What inspired you to become a nurse?
My best friend had become a nurse a year ahead of me. I have always been interested in science and knew I wanted to get into something medical-related where I’d be working with people. My first plan of becoming a veterinarian didn’t pan out, so when my friend became a nurse I thought, I could do that. The idea of helping people really inspired me.
Tell me about your own unique path to becoming a nurse.
When I first graduated, I went to Douglas College and took general sciences and completed my first couple of years of undergraduate work. During that time, I had been working in a veterinary hospital and started working at another one following a move to the island. There, I worked at a biotech company where I worked with laboratory animals. It was right around then that my friend got into nursing. After realizing it was something I wanted to pursue, I enrolled at Camosun College and completed my nursing diploma. After that, I began working in the Cardiology Unit at the Royal Jubilee Hospital. When I moved back to Vancouver, I worked at St. Paul’s in the Cardiology Unit as well. During that time, they also funded my training to go into critical care. For seven years, I worked in angiograms and angioplasties. After a sidestep into the culinary world, I went back into nursing and have been at the Abbotsford Regional Hospital and Cancer Centre working in the post-care unit ever since.
What are some of the more surprising parts of your job?
I think one of the things about working in the ICU for a long time is that you understand the satisfaction you can get from helping someone pass on in a peaceful, dignified way. You can also help the patient’s family with that as well. We think the best thing is saving someone’s life but helping support people to pass when their bodies don’t want to live anymore is satisfying. It can be very sad and heavy, but it is meaningful when you can help someone and someone’s family through it.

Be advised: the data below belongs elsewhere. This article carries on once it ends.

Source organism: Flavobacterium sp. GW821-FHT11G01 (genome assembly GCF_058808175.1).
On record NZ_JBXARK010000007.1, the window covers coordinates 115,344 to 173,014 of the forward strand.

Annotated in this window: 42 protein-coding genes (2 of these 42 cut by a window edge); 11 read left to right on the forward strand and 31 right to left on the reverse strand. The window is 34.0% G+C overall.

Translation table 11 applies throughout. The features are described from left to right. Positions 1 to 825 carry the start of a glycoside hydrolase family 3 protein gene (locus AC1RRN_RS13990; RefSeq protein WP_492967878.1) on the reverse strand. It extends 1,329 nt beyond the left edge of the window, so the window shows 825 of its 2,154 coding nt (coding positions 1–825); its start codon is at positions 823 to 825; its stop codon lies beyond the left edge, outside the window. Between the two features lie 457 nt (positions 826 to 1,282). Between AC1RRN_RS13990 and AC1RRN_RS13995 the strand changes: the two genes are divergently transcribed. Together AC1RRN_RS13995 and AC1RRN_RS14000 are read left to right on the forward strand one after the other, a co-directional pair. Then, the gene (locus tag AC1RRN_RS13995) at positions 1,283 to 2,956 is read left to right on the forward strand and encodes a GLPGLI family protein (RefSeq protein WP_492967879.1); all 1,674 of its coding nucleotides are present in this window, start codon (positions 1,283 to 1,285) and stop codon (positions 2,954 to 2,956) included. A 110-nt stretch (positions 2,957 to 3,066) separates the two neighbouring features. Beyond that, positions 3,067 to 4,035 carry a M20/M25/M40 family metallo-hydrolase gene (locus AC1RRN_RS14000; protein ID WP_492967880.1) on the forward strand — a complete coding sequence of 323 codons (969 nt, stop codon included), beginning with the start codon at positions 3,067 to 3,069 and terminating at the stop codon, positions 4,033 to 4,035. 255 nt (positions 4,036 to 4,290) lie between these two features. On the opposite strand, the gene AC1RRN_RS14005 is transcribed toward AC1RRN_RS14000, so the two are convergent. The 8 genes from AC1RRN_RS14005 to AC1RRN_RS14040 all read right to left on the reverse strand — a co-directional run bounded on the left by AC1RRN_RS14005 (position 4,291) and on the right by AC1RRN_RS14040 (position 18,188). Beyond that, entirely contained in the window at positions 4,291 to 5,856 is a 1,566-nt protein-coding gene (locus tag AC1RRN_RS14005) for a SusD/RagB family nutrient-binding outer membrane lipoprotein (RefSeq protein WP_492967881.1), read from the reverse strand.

What are the most enjoyable parts of your career?
I like the flexibility of it. In nursing, I can choose to work in any capacity—with older patients, babies, or kids; bedside or at a desk—there’s no end to the variety you can have. It’s not just bandages. I enjoy critical care and looking after really sick people who need life support. With the training and experience, you have a lot of autonomy and can make decisions and advocate for your patient. It is rewarding to use your knowledge and skills to make a big impact.
What are some of the more challenging parts of your career?
In this era, it’s staffing-related. It’s trying to do our jobs with such limited resources that have been stretched so thin. It’s administrators with no bedside experience making decisions on our behalf. I worked through the pandemic in the ICU. It was rewarding to be a part of, but it was a lot of work. Usually, it is one-to-one care—one very skilled nurse with one very sick patient—but during the pandemic, it was two patients to one nurse. Some of the basic things we do to look after people weren’t being done due to time, resources and all else. It made a lot of people sad and contributed to burnout.
What advice do you have for students hoping to pursue nursing as a career?
Be prepared for hard work. Nursing is selfless but can be satisfying. Be prepared for hard work in school and be prepared for hard work when you’re done. When you start, you don’t realize how tiring it can be. You work often and rarely sit down and nothing is easy. And yet, it is a satisfying career. Also, be prepared to talk to a lot of people. Twelve hours a day working with people – you have to have great interpersonal skills!
Tell us an interesting/surprising fact about yourself.
After going to nursing school and working as a nurse for several years, I did a complete one-eighty and enrolled in pastry school at the Pacific Institute of culinary arts. I worked as a commercial pastry chef for many years, then decided to go back into nursing sometime after that. Nowadays, I don’t do much baking. After leaving the commercial kitchen, my kitchen doesn’t feel the same. The simplicity of baking is gone. When I was into it, my favourite thing to make is ice cream since you can infuse any flavour into the base. I love the versatility of it, the potential.
Tell us a bit about your life outside of nursing.
My husband and I have a two-year-old and a four-year-old, so we spend a lot of time at playgrounds. I like to run, and we like to go fishing and hiking as a family. This summer, we’re going to try and brave camping as a family. Mostly, though, it’s my husband and I chasing our toddlers around and crashing by nine o’clock every night. Outside of that, I also still keep in touch with my best friend, who I met while at Meadowridge. I’m actually seeing her later this week!